In this chapter the background of the case study will be presented, as well as the purpose of the study will be stated, before an overview of the structure of this report is given. 1. 1 Background Description Today, many companies take the step to establish themselves abroad. The motives for internationalization are many. Perhaps the home market is saturated, presence in a certain country grants access to strategic resources or there are cluster effects to be explored in a specific region.
The decision makers of the companies that are becoming international have different experience, are in different situations and consider different motives before taking the step into the international market. (Masum/Fernandez 2008, 2) For the past few decades researchers have been debating over existing theories and developing new theories of international business to explain why and how companies internationalize. Internationalization theories are explaining different internationalization processes, which are taking place when companies expand across national borders.
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Ranges of internationalization have been discussed in various investigations with the conclusion that the majority of these frameworks fail to explain internationalization behavior of various companies, however, this doesn’t mean that they are not useful at all. (Pett 2008, 1) It is inappropriate to approach the internationalization process without formulating a strategy. Without a proper strategy the firm is about to fail in their internationalization. Formulating a strategy also involves deciding hen, how and which markets to enter. There are several market entry modes a firm can choose from, such as exporting, contractual relationships (licensing, franchising), as well as equity or ownership-based international business activities like FDI or collaborative ventures. (Masum/Fernandez 2008, 2) 1. 2 Research Purpose The purpose of this study is to gain a better understanding of the internationalization process of a SEE company, particularly the usefulness of the main theory: the Uppsala Model. 1 1. 3 Structure of the Report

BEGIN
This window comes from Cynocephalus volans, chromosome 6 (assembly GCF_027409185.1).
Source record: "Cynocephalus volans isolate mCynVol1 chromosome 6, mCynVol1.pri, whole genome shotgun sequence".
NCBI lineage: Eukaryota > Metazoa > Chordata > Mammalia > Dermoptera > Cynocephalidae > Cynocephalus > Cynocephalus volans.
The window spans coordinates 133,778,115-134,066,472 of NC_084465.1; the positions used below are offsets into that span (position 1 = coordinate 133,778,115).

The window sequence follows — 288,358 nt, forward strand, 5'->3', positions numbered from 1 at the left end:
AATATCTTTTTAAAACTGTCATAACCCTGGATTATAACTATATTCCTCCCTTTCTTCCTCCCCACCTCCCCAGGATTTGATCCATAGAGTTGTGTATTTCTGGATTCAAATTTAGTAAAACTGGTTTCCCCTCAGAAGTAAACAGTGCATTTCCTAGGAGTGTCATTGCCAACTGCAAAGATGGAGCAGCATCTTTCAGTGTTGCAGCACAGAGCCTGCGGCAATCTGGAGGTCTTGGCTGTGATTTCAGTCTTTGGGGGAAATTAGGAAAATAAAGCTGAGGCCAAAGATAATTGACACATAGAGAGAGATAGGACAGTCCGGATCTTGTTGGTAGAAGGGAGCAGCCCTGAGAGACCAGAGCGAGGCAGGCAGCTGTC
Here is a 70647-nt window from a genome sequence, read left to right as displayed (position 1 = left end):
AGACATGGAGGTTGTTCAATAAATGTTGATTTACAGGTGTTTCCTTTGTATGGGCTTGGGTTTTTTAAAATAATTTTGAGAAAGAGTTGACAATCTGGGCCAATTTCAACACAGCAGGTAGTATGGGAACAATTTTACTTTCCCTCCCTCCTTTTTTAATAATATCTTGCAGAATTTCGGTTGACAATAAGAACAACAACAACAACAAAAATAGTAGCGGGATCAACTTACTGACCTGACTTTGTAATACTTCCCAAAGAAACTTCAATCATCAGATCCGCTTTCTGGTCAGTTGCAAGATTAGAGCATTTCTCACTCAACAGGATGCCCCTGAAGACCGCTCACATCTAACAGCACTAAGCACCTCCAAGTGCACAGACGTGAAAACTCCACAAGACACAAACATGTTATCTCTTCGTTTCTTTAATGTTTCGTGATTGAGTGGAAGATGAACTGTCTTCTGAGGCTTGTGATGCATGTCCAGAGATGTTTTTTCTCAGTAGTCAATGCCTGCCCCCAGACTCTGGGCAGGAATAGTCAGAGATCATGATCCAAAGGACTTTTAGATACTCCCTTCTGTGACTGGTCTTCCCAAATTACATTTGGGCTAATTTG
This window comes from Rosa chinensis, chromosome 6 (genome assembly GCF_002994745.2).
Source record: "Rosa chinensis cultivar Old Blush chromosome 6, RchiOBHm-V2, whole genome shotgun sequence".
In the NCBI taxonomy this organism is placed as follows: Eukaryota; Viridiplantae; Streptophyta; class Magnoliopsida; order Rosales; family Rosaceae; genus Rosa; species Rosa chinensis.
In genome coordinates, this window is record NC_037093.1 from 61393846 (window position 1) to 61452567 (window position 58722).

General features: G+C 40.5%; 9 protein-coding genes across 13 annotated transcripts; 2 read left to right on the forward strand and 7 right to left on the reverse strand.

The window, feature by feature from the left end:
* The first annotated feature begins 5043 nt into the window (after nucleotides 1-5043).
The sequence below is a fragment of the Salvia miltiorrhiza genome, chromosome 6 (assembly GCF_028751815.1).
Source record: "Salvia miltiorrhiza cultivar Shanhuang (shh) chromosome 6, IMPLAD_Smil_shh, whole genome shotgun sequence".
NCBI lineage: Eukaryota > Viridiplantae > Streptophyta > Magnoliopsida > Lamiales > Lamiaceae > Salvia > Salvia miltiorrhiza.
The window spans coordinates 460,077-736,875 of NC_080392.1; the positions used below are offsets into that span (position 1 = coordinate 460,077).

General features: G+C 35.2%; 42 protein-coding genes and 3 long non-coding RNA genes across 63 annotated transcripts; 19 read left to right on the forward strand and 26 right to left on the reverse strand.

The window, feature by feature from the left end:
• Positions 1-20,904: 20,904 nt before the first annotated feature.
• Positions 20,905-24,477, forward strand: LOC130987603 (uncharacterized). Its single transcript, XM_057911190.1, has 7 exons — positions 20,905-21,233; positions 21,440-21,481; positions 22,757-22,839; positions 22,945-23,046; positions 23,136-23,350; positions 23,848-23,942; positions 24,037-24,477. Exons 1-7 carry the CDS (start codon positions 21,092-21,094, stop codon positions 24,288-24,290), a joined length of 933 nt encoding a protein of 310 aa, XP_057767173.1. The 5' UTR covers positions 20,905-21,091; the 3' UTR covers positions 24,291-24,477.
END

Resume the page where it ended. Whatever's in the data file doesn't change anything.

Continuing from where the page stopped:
The report is divided into six major parts: Introduction, Research Methodology, Case Study, Analysis and Interpretation, Implications and Limitations, and our Findings and Conclusion. The introduction part contains the background description of the general topic and the research purpose. Followed by the Research Methodology part, where the research method, data collection and data analysis is described. Then the chosen company is presented in particular and their internationalization process and their motives for internationalization are discussed.